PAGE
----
It’s good to be employed.

Why is it that when people hear you have a professional (or even, in my case, a semi-professional) camera, they automatically assume that you are a professional photographer?

Fact: I am not a photographer. I don’t even like using the word “photographer” because the truth is there are REAL LIVE PHOTOGRAPHERS out there in the world and they’re fantastic and I can only hope to be a fraction as good one day. Using words like “photography” and “camera” make me feel like an impostor and I offend even myself! (Kidding. Sorta.)

My boss’s boss came to me yesterday and said, “I hear you have a fancy camera.”

I didn’t know what to say. It is a pretty fancy camera, if you’re used to the everyday “point-and-shoot” variety. However, there are fancier cameras and why the hell are we using the word “fancy” anyway? Is my camera dressed up to go dancing?

But I digress. Here at The Hotel, we are currently knee deep in the middle of a huge rooms renovation and he wants someone to take pictures of one our “new” rooms to e-mail to the company’s President of Operations or some such person. Would I be willing to bring in my camera and take a few pictures?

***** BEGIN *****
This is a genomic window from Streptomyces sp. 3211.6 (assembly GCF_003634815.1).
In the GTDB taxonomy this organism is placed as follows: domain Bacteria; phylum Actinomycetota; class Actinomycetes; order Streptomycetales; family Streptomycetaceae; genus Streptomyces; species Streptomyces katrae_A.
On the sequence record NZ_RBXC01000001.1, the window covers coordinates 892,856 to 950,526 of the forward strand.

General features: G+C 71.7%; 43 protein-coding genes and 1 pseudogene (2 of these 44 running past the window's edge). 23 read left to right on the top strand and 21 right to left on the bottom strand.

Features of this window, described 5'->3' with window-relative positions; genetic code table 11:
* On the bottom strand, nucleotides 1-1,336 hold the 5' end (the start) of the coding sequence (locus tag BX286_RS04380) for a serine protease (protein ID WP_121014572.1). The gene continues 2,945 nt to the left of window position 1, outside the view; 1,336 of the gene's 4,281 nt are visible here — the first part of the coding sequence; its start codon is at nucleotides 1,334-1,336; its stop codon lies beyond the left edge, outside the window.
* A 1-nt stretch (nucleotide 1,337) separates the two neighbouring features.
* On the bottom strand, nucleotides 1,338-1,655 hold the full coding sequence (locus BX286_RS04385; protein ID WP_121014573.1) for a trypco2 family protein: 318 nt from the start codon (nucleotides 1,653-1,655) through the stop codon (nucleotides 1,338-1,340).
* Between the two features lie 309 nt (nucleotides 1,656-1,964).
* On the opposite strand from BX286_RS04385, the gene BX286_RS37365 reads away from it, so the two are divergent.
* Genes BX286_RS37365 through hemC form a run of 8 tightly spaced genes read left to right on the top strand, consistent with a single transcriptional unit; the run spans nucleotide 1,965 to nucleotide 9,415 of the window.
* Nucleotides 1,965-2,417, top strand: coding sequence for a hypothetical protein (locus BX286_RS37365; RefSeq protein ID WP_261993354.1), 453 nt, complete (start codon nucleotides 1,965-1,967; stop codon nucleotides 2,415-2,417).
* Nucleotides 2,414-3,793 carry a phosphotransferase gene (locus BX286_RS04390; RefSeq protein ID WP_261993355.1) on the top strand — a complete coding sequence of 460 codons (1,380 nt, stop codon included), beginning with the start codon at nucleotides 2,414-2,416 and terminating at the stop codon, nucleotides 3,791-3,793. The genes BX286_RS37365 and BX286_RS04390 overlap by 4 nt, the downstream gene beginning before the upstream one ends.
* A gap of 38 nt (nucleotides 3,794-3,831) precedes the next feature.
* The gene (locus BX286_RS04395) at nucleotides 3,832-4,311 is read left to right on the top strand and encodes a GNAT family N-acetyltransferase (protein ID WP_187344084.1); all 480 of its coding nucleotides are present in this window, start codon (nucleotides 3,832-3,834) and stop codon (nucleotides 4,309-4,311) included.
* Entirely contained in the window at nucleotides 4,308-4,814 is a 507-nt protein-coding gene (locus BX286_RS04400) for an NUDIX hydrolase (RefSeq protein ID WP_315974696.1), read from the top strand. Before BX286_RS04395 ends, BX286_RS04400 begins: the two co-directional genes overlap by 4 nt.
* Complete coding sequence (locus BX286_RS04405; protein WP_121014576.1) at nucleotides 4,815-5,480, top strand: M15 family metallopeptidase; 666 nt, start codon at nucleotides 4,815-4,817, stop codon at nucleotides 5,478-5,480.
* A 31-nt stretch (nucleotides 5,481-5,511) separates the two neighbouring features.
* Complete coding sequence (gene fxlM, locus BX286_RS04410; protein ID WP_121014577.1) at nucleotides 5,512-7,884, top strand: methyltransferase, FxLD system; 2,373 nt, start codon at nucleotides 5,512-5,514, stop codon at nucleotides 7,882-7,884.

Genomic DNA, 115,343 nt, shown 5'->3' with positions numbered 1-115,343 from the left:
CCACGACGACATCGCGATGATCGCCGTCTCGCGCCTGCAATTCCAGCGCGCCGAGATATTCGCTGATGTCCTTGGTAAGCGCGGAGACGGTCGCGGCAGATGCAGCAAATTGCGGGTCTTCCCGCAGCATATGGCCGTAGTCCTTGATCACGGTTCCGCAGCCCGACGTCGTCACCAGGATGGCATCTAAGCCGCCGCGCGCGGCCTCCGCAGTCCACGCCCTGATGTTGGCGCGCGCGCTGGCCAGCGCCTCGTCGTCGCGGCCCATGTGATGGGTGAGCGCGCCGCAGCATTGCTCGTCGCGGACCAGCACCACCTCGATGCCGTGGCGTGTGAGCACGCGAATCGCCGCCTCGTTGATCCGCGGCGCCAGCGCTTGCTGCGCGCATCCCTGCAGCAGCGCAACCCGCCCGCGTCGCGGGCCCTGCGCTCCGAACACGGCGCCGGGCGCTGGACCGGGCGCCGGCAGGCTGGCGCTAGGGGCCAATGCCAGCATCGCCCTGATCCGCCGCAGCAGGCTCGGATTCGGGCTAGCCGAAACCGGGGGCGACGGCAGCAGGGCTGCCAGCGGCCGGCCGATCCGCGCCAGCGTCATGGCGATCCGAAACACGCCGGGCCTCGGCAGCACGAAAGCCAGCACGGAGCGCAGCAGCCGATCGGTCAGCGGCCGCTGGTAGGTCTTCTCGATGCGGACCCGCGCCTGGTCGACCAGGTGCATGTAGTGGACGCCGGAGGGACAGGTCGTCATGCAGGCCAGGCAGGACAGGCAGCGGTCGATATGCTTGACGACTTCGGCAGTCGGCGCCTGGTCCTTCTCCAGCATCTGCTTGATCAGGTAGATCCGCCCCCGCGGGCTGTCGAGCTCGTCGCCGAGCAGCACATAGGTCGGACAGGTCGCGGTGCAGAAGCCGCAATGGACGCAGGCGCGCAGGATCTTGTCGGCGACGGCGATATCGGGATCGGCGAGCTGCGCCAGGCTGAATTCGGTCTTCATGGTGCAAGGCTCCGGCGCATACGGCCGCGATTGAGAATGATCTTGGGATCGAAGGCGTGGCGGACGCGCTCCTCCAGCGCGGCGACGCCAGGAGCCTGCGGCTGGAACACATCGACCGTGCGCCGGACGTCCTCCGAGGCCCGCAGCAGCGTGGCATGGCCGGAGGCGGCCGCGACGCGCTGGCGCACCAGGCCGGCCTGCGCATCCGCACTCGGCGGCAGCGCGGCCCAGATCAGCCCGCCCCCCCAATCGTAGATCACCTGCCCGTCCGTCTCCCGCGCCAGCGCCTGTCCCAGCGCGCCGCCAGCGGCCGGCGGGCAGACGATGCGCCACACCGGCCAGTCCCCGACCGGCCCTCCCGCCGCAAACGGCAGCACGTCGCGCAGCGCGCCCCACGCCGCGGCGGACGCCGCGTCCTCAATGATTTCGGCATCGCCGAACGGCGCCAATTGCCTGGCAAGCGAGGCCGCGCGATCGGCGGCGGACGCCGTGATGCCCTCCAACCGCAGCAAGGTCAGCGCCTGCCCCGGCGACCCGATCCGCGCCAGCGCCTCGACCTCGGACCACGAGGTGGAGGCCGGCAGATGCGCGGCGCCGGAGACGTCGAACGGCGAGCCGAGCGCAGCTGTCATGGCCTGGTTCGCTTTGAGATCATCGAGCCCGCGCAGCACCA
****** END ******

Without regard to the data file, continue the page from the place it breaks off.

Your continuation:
Fact: I do not know how to say “no.” I squirmed in my chair a bit, kinda smiled and contorted my face in a way that should have told him how uncomfortable I was with the request, but okay, I’ll do it if I absolutely have to, but please don’t make me.

Today I came to work with my camera. I told them, “I’ll give it a shot (haha, get it?), but I can’t guarantee anything! I’m still learning!” and then we proceeded up to the seventeenth floor and took some pictures.

And after all was said and done, the photos came out all right. The wannabe photographer in me wishes I could have taken them on my terms, in better light, with a tripod, ALONE, but the administrative peon doesn’t care enough to be bothered.

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